Many years ago on a former blog I had a tutorial on how to do a reduction linocut. A reduction linocut, said to have been invented by Pablo Picasso as a means to economizing on linoleum, is when you use only one block to make a color print instead of the traditional one block per color method. The word ‘reduction’ refers to the continued carving away of the block, resulting in a block that is destroyed at the end of the process and, therefore, a truly limited edition of prints. When I was at the Hill School last week, I came across this demo piece I made several years ago and photographed it so I could repeat a tutorial on this blog.
Below is a piece of art linoleum. It is readily available from art stores. Though I do not know where I got this particular piece from, I can say that now I buy all my relief printing supplies from McClain’s
Transfer your design onto the block or draw directly on the block. Keep in mind, the final print will be in reverse of the image of your block.
Below I am showing the first cuts I made, then the block was inked and printed in yellow. The white part showing (which is the paper) is the part that was cut away from the block and the yellow part is what was left. In relief printing, it is what is left on the block (or the raised part) that will print.
Next I will cut away any part that I want to remain yellow and the next color I will print is green. The green inked block is ‘registered’, or lined up with, what was previously printed in yellow and printed on top. So basically, I printed the green inked block on top of the yellow print. I also printed a sample of the block in just green and you can see that more of the paper underneath is exposed in this version and gives an idea of how much was cut away.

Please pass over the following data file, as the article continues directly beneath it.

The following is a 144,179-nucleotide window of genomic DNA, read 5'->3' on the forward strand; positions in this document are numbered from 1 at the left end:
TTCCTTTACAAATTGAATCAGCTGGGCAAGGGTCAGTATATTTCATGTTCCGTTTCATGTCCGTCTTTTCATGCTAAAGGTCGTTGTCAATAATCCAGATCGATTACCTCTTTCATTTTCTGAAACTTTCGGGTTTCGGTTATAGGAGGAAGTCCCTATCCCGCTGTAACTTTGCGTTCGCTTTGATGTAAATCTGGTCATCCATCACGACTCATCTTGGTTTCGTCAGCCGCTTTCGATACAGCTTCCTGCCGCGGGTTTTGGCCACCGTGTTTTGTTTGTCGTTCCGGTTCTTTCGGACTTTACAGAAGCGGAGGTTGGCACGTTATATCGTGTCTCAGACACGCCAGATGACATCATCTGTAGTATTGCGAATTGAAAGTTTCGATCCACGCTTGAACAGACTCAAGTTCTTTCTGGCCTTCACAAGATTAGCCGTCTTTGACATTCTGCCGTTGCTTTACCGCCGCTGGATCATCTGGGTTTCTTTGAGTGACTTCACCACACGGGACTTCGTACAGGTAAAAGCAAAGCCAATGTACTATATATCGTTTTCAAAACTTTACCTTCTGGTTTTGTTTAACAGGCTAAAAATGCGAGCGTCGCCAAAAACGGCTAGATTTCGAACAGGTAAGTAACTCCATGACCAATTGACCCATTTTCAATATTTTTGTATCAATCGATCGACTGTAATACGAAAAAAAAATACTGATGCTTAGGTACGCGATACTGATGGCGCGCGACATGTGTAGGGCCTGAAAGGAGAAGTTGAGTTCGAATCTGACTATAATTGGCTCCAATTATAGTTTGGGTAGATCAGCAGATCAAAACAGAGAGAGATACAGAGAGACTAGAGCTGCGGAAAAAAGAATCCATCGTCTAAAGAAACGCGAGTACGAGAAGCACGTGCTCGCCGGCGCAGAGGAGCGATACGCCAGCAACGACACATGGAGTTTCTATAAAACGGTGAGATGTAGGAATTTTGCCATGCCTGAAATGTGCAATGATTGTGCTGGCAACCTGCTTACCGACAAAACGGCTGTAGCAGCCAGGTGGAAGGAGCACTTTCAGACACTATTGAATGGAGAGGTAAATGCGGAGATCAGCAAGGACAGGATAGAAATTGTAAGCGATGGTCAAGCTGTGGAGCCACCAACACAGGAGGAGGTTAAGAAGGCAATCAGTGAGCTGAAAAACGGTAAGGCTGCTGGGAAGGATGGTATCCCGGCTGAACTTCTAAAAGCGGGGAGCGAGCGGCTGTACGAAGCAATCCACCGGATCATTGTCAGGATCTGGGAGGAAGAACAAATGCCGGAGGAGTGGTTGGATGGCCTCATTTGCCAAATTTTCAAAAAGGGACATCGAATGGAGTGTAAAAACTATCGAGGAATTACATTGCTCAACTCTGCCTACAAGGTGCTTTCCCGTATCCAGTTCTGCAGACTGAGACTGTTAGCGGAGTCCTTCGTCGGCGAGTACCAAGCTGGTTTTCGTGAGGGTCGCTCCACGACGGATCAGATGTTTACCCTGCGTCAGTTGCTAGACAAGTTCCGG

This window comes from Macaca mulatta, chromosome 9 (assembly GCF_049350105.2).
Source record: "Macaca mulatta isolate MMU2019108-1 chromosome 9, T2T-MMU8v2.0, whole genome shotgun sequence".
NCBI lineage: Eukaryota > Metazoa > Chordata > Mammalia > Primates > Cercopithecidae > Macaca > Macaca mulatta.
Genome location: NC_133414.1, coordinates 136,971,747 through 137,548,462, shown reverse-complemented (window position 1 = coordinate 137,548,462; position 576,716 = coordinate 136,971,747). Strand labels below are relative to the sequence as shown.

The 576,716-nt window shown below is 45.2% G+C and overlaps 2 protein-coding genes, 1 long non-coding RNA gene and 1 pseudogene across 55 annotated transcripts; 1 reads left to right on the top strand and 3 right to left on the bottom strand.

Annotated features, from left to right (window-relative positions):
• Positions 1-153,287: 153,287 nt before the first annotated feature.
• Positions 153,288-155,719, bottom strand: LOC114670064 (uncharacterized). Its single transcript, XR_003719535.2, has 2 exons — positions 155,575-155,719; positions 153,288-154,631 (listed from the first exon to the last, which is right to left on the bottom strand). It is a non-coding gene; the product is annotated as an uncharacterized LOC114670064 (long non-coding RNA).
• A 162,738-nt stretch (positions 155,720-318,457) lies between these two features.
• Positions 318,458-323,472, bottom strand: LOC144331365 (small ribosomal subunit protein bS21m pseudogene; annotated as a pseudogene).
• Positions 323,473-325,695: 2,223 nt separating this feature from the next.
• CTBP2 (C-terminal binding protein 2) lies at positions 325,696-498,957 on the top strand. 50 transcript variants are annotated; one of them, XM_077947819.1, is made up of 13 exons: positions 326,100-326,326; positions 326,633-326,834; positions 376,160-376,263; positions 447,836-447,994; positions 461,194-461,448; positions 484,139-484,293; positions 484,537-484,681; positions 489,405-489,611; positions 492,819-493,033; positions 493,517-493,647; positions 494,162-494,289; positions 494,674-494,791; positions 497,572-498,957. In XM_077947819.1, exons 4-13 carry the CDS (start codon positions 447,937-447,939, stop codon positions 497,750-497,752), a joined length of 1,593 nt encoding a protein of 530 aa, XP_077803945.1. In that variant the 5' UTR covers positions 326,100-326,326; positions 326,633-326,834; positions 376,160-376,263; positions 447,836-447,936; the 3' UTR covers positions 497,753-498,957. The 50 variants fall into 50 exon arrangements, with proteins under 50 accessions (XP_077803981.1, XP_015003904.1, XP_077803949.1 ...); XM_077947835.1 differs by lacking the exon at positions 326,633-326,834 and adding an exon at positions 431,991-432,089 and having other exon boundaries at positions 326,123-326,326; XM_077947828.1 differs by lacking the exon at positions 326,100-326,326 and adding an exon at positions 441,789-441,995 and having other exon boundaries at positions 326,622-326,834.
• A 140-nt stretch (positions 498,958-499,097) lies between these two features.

I am now going to print the last color, which is black. So I carve away all the parts I want to remain green, ink up the block with black ink, and print the black in on top of the yellow/green image. Here is the result.
And I will also show you what the block looks like just printed in black as well as what is left of the actual linoleum block itself.
Below you will see the whole tutorial that I mounted on a board so it could be displayed during class as a reminder of the steps involved.
So if you want an edition of prints, say 10 in total, it is always a good idea to start with more until you get very good at registering your prints on top of one another. This way, if you misregister and have to discard some prints, you will still have a decent size edition. For as long as I have been printing, I still from time to time misregister prints. It happens. What I love about reduction printing is that it is like solving a logic puzzle. I think it is sort of related to why I like to key plants.
I have used a lot of terms in this tutorial such as registration, drawing transfer, and editioning. But for this post, I wanted to stick with just explaining the basics of reduction block printing. If you have printed before then those terms are probably familiar to you. Actually, here is a post of some basics on block printing. Any questions, feel free to send a comment or contact me.